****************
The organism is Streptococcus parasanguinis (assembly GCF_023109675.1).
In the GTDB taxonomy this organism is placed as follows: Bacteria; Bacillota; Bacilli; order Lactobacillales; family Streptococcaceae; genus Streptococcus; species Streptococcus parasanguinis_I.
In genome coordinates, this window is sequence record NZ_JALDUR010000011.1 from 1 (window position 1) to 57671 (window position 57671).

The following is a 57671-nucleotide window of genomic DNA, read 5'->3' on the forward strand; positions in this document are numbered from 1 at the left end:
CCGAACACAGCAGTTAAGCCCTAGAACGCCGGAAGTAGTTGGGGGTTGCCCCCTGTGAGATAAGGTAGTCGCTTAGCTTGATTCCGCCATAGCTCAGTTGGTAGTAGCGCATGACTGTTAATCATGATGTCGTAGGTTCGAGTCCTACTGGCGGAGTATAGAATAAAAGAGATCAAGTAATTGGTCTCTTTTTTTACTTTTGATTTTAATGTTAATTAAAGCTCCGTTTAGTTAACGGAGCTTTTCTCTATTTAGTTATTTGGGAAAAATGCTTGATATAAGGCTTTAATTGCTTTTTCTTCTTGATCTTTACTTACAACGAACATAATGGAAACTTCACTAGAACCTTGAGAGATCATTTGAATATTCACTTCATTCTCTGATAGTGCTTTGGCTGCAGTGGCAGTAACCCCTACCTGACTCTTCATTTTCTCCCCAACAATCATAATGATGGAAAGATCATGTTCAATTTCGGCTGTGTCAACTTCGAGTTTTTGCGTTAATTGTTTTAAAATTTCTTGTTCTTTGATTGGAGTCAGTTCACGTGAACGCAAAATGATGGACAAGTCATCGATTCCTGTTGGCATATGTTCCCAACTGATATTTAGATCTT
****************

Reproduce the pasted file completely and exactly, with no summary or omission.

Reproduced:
The organism is Streptococcus parasanguinis (assembly GCF_023109675.1).
In the GTDB taxonomy this organism is placed as follows: Bacteria; Bacillota; Bacilli; order Lactobacillales; family Streptococcaceae; genus Streptococcus; species Streptococcus parasanguinis_I.
In genome coordinates, this window is sequence record NZ_JALDUR010000011.1 from 1 (window position 1) to 57671 (window position 57671).

The following is a 57671-nucleotide window of genomic DNA, read 5'->3' on the forward strand; positions in this document are numbered from 1 at the left end:
CCGAACACAGCAGTTAAGCCCTAGAACGCCGGAAGTAGTTGGGGGTTGCCCCCTGTGAGATAAGGTAGTCGCTTAGCTTGATTCCGCCATAGCTCAGTTGGTAGTAGCGCATGACTGTTAATCATGATGTCGTAGGTTCGAGTCCTACTGGCGGAGTATAGAATAAAAGAGATCAAGTAATTGGTCTCTTTTTTTACTTTTGATTTTAATGTTAATTAAAGCTCCGTTTAGTTAACGGAGCTTTTCTCTATTTAGTTATTTGGGAAAAATGCTTGATATAAGGCTTTAATTGCTTTTTCTTCTTGATCTTTACTTACAACGAACATAATGGAAACTTCACTAGAACCTTGAGAGATCATTTGAATATTCACTTCATTCTCTGATAGTGCTTTGGCTGCAGTGGCAGTAACCCCTACCTGACTCTTCATTTTCTCCCCAACAATCATAATGATGGAAAGATCATGTTCAATTTCGGCTGTGTCAACTTCGAGTTTTTGCGTTAATTGTTTTAAAATTTCTTGTTCTTTGATTGGAGTCAGTTCACGTGAACGCAAAATGATGGACAAGTCATCGATTCCTGTTGGCATATGTTCCCAACTGATATTTAGATCTT